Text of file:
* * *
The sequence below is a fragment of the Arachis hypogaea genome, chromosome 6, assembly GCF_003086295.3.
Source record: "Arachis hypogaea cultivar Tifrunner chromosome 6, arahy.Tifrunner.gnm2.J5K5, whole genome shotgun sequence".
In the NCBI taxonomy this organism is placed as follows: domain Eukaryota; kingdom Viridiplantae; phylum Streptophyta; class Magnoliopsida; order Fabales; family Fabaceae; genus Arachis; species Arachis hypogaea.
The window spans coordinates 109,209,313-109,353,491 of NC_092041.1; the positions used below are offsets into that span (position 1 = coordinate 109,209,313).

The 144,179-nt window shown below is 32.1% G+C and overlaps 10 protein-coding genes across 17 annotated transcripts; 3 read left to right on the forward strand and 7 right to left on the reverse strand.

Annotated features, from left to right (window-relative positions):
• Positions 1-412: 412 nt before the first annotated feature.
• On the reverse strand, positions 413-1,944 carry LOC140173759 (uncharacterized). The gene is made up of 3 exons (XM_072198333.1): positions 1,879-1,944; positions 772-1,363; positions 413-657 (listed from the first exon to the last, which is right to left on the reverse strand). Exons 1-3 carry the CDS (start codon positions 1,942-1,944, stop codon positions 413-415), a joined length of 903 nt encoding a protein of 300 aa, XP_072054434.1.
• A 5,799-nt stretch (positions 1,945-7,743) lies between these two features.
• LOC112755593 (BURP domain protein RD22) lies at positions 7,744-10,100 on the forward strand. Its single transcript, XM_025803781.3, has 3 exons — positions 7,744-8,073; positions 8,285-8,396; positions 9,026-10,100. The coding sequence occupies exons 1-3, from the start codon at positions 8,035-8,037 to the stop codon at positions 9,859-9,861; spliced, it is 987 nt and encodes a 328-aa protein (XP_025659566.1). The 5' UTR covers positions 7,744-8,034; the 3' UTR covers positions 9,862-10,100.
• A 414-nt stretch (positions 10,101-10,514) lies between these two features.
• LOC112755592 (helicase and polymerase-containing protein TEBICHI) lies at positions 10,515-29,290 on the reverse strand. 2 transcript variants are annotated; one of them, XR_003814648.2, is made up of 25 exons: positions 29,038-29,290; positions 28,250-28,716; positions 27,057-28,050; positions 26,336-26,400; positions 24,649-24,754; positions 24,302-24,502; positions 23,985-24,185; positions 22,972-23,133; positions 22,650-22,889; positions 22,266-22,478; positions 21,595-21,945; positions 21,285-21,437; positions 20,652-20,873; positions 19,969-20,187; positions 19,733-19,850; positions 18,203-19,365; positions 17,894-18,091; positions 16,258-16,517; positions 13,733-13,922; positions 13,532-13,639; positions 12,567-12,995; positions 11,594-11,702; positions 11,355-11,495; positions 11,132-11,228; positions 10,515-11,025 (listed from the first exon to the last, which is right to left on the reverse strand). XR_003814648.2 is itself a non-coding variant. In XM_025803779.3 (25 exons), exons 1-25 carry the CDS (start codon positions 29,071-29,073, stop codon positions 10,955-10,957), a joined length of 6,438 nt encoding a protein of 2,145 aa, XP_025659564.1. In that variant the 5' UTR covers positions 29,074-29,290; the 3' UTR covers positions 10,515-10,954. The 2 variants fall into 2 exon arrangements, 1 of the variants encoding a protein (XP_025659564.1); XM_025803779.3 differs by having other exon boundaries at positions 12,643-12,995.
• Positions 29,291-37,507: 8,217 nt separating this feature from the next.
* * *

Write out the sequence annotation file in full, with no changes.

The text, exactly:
The sequence below is a fragment of the Arachis hypogaea genome, chromosome 6, assembly GCF_003086295.3.
Source record: "Arachis hypogaea cultivar Tifrunner chromosome 6, arahy.Tifrunner.gnm2.J5K5, whole genome shotgun sequence".
In the NCBI taxonomy this organism is placed as follows: domain Eukaryota; kingdom Viridiplantae; phylum Streptophyta; class Magnoliopsida; order Fabales; family Fabaceae; genus Arachis; species Arachis hypogaea.
The window spans coordinates 109,209,313-109,353,491 of NC_092041.1; the positions used below are offsets into that span (position 1 = coordinate 109,209,313).

The 144,179-nt window shown below is 32.1% G+C and overlaps 10 protein-coding genes across 17 annotated transcripts; 3 read left to right on the forward strand and 7 right to left on the reverse strand.

Annotated features, from left to right (window-relative positions):
• Positions 1-412: 412 nt before the first annotated feature.
• On the reverse strand, positions 413-1,944 carry LOC140173759 (uncharacterized). The gene is made up of 3 exons (XM_072198333.1): positions 1,879-1,944; positions 772-1,363; positions 413-657 (listed from the first exon to the last, which is right to left on the reverse strand). Exons 1-3 carry the CDS (start codon positions 1,942-1,944, stop codon positions 413-415), a joined length of 903 nt encoding a protein of 300 aa, XP_072054434.1.
• A 5,799-nt stretch (positions 1,945-7,743) lies between these two features.
• LOC112755593 (BURP domain protein RD22) lies at positions 7,744-10,100 on the forward strand. Its single transcript, XM_025803781.3, has 3 exons — positions 7,744-8,073; positions 8,285-8,396; positions 9,026-10,100. The coding sequence occupies exons 1-3, from the start codon at positions 8,035-8,037 to the stop codon at positions 9,859-9,861; spliced, it is 987 nt and encodes a 328-aa protein (XP_025659566.1). The 5' UTR covers positions 7,744-8,034; the 3' UTR covers positions 9,862-10,100.
• A 414-nt stretch (positions 10,101-10,514) lies between these two features.
• LOC112755592 (helicase and polymerase-containing protein TEBICHI) lies at positions 10,515-29,290 on the reverse strand. 2 transcript variants are annotated; one of them, XR_003814648.2, is made up of 25 exons: positions 29,038-29,290; positions 28,250-28,716; positions 27,057-28,050; positions 26,336-26,400; positions 24,649-24,754; positions 24,302-24,502; positions 23,985-24,185; positions 22,972-23,133; positions 22,650-22,889; positions 22,266-22,478; positions 21,595-21,945; positions 21,285-21,437; positions 20,652-20,873; positions 19,969-20,187; positions 19,733-19,850; positions 18,203-19,365; positions 17,894-18,091; positions 16,258-16,517; positions 13,733-13,922; positions 13,532-13,639; positions 12,567-12,995; positions 11,594-11,702; positions 11,355-11,495; positions 11,132-11,228; positions 10,515-11,025 (listed from the first exon to the last, which is right to left on the reverse strand). XR_003814648.2 is itself a non-coding variant. In XM_025803779.3 (25 exons), exons 1-25 carry the CDS (start codon positions 29,071-29,073, stop codon positions 10,955-10,957), a joined length of 6,438 nt encoding a protein of 2,145 aa, XP_025659564.1. In that variant the 5' UTR covers positions 29,074-29,290; the 3' UTR covers positions 10,515-10,954. The 2 variants fall into 2 exon arrangements, 1 of the variants encoding a protein (XP_025659564.1); XM_025803779.3 differs by having other exon boundaries at positions 12,643-12,995.
• Positions 29,291-37,507: 8,217 nt separating this feature from the next.